increased HR, strength of contraction, more prone to arrhythmias
  24. When would we use lidocaine without epinephrine?
    treat certain cardiac arrhythmias
  25. Does local analgesia have little to no respiratory or cardiovascular side effects?
  26. Does local analgesia provide any sedation?
  27. What does local analegsia do?
    blocks transmission of nerve impulses (stops nerve depolarization)
  28. What is the order of loss of sensation?
    • pain
    • cold
    • warmth
    • touch
    • joint sensation
    • deep pressure
  29. What is sympathetic blockage?
    loss of autonomic impulses from brain to body
  30. What does sympathetic blockage mainly affect? Why?
    • sympathetic nervous system
    • due to location of nerve cell bodies in sympathetic ganglia
  31. Where are the sympathetic ganglia located?
    on either side of the thoracic and lumbar vertebrae
  32. What does sympathetic blockage cause?
    • bradycardia
    • vasodilation
    • hypotension
  33. What could happen during an epidural?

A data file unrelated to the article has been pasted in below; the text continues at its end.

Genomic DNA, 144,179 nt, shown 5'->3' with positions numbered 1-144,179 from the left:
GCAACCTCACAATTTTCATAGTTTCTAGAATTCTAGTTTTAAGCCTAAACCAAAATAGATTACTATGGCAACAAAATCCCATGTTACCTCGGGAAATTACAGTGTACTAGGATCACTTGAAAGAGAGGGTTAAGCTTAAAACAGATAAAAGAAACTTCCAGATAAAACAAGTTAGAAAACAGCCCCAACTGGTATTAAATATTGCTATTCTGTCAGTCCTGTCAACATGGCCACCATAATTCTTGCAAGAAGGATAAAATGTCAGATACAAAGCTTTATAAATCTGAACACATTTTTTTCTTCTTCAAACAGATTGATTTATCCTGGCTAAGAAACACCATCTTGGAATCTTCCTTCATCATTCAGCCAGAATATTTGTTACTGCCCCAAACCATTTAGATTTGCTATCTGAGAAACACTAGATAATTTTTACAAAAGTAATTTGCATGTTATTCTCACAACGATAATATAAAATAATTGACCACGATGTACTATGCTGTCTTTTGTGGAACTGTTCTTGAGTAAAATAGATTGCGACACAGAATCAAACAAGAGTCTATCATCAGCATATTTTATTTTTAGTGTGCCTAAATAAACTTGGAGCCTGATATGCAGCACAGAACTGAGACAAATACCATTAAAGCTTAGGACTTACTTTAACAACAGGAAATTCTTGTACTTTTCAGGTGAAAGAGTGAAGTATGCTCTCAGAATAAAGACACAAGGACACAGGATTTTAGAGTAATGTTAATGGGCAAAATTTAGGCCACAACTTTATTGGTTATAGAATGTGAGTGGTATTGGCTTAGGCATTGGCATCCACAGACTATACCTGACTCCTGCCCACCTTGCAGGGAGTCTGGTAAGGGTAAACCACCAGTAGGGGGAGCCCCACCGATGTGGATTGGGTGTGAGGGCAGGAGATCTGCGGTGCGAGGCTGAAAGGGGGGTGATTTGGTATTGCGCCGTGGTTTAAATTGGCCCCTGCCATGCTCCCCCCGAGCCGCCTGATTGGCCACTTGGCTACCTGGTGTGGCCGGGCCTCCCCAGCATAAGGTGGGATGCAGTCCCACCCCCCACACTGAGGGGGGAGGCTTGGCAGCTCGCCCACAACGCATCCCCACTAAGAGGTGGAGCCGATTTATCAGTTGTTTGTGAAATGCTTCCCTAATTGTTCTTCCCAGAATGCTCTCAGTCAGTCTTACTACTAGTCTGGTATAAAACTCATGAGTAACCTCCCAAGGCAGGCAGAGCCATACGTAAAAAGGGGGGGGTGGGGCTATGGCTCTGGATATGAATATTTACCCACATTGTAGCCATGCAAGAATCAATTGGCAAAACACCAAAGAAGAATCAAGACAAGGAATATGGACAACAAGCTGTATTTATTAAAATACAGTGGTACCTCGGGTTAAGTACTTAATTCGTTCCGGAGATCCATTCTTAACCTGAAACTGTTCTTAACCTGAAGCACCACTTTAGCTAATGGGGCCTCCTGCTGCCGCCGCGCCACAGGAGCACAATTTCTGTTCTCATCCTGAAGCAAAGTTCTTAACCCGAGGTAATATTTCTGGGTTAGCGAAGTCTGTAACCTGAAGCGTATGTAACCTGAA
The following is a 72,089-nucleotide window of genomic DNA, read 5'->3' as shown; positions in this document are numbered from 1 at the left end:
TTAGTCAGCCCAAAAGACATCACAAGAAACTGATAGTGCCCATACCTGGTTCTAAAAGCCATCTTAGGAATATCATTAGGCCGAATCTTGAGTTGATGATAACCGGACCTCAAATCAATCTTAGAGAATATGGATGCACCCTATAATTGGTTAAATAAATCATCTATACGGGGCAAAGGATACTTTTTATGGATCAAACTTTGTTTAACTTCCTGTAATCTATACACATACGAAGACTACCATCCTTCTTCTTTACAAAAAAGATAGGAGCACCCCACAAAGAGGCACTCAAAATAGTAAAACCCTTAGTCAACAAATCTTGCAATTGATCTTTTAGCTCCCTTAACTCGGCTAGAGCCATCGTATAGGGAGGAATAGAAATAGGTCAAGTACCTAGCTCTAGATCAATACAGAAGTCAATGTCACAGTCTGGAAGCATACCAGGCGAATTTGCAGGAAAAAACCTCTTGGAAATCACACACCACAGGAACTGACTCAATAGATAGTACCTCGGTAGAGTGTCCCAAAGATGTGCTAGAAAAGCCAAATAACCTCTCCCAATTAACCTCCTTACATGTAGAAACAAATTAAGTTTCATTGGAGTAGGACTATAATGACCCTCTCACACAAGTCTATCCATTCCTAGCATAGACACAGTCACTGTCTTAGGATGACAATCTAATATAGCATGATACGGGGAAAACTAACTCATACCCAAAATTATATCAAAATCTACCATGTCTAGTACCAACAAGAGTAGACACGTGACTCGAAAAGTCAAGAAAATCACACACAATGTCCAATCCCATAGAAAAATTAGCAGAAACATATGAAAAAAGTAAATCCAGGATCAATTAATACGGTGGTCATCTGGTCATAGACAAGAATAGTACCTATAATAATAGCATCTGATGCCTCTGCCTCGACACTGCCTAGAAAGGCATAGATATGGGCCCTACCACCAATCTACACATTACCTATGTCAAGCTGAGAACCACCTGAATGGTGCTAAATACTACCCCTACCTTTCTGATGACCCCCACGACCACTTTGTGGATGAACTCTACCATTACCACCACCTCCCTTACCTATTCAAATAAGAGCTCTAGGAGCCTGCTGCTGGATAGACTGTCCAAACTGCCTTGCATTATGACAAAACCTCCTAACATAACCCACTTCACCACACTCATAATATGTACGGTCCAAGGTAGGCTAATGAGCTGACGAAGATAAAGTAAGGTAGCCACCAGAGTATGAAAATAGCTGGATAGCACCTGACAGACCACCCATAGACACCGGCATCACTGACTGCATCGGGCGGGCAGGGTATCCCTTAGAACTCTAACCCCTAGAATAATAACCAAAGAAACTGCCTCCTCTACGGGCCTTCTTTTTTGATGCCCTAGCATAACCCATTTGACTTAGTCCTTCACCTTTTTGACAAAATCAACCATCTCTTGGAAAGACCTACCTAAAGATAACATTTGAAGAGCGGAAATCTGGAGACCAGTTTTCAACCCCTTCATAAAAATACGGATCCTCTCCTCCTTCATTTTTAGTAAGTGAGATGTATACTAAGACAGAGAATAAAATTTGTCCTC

agent may go too far cranial and affect the sympathetic ganglia
  34. What are the different routes of administering local analgesias?
    • topical
    • inflitration (injecting into the area)
    • regional
    • intravenous
  35. Do local analgesia's penetrate intact skin?
  36. What do local analgesia's penetrate?
    mucous membranes
  37. What are the different types of topical analgesias?
    • conjunctiva (eye drops)
    • oral (spray for vocal cords)
    • lubricating gels
  38. How do we avoid complications with infiltrating a local analgesia?
    • clip and prep to avoid infection
    • use small needle to avoid tissue damage
  39. What are the two different types of infiltration?
    • nerve blocks
    • line blocks
  40. When do we mainly use nerve blocks?
    in large animals
  41. How do we deposit local analgesia for nerve blocks?
    around the nerve - not in it